Viewing Record 51 of 136 natural light
About the Photographer
American, b. 1969
Todd Deutsch began the long-term photographic project Family Days in 2003 on the day his third son was born, and in many ways it is a reflection on the demands of a growing family. Settling on a methodical approach, Deutsch began taking one photograph every day, creating a visual diary of both small and significant moments as they unfold in the shared centers of family life, such as the house and backyard. "The photographs," Deutsch states, "describe the fatigue and tension that develop when the arrival of my third son upsets an already fragile domestic peace. Constant activity, endless jockeying for attention, and a rising testosterone level spin us closer to the edge of physical and psychological exhaustion." The boys tumble through house and yard with vitality, or are revealed in moments of great quiet and earnestness. The downward angle of most pictures suggests the vantage point of an adult, present but not obtrusive in these dramas, hinting that parenthood is as much an adventure as childhood.
The Family Days project was partially the inspiration for Deutsch's next photographic investigation, a series called Gamers. As the former series evolved, Deutsch became interested in the kinds of activities his sons engaged in. After receiving a McKnight Fellowship from the University of Minnesota, he began to investigate on a broader social level the experience of boyhood, adolescence, and growing up male. "My plan," Deutsch remarks, "was to go out and find the adult and adolescent versions of my own kids. What might they be like in the next 10, 15, or 20 years? So I started looking for gamers, action figure collectors, and Star Wars fans."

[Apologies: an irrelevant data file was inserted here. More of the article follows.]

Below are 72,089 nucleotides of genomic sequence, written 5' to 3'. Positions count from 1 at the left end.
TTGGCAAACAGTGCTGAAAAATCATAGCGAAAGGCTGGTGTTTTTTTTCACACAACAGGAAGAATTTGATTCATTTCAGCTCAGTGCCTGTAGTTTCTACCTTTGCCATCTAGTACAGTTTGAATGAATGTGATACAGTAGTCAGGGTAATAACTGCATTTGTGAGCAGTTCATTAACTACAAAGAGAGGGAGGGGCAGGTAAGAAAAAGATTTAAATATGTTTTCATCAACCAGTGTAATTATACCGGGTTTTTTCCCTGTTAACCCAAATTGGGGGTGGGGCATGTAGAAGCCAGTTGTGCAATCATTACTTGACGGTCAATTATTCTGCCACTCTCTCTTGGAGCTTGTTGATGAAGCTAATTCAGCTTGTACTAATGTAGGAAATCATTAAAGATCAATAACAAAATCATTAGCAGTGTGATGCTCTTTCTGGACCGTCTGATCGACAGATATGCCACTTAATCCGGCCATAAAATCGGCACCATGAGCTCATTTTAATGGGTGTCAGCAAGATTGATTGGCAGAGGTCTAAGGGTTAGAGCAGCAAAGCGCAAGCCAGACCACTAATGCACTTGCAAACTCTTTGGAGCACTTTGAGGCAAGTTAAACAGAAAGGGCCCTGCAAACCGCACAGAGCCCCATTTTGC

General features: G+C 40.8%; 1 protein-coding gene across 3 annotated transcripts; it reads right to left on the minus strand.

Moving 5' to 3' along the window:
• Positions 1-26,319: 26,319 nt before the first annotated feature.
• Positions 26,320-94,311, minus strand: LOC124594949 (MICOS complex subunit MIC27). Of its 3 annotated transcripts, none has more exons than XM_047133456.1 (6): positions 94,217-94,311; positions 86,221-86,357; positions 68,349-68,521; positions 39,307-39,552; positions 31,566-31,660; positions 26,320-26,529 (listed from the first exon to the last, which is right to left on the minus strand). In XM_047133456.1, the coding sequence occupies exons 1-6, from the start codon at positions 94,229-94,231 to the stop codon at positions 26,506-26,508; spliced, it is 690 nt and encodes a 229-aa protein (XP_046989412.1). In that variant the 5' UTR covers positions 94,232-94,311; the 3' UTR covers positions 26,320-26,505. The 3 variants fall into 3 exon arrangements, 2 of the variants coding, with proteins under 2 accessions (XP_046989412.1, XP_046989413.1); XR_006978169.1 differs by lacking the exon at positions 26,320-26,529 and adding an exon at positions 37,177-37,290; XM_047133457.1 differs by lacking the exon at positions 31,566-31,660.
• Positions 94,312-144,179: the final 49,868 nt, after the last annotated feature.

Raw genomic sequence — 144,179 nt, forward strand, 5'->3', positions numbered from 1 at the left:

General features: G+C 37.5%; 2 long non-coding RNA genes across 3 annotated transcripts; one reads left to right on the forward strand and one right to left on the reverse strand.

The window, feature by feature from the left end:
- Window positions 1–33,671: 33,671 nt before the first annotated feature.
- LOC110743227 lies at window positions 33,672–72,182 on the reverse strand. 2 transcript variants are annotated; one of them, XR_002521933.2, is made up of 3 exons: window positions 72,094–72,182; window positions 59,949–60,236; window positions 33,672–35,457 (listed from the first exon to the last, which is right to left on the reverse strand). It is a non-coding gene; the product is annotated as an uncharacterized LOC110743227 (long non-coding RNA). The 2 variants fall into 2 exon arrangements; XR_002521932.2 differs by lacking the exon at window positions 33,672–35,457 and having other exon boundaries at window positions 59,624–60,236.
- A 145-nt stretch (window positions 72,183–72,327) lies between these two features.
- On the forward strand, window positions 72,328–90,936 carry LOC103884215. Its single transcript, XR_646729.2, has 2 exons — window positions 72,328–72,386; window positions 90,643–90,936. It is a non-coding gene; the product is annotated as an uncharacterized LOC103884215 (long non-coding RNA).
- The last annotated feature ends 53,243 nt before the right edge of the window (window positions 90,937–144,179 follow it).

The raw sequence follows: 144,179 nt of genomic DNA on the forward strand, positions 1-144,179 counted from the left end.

The photographs in the Gamers series were made at various "LAN parties" in suburban Minnesota. For these common multi-day gatherings, groups of video game fans—primarily boys in their teens and men in their early twenties—bring their computers to empty storefronts or hotel conference rooms and temporarily set up local area networks (LANs) for continuous sessions of head-to-head gaming. Deutsch's photographs convey the unusual relationship of game space and real space in these settings. On one hand, the games are powerfully immersive, leaving each player focused on his own screen. In many of Deutsch's photographs the gamers stare intently, or blankly, while bathed in the monitor's bluish light. On the other hand, the LAN parties are fundamentally social events, albeit unconventional ones. The young men get together with sleeping bags and reserves of caffeine, yet a mediated form of interaction takes place as they communicate across the room using headsets and collaborate or compete within the virtual world of the game.
Deutsch holds a BFA in media arts from Minneapolis College of Art and Design (1992) and an MFA in photography from Cranbrook Academy of Art (1996). Since 1998 he has been a professor at the College of Saint Catherine in St. Paul, Minnesota.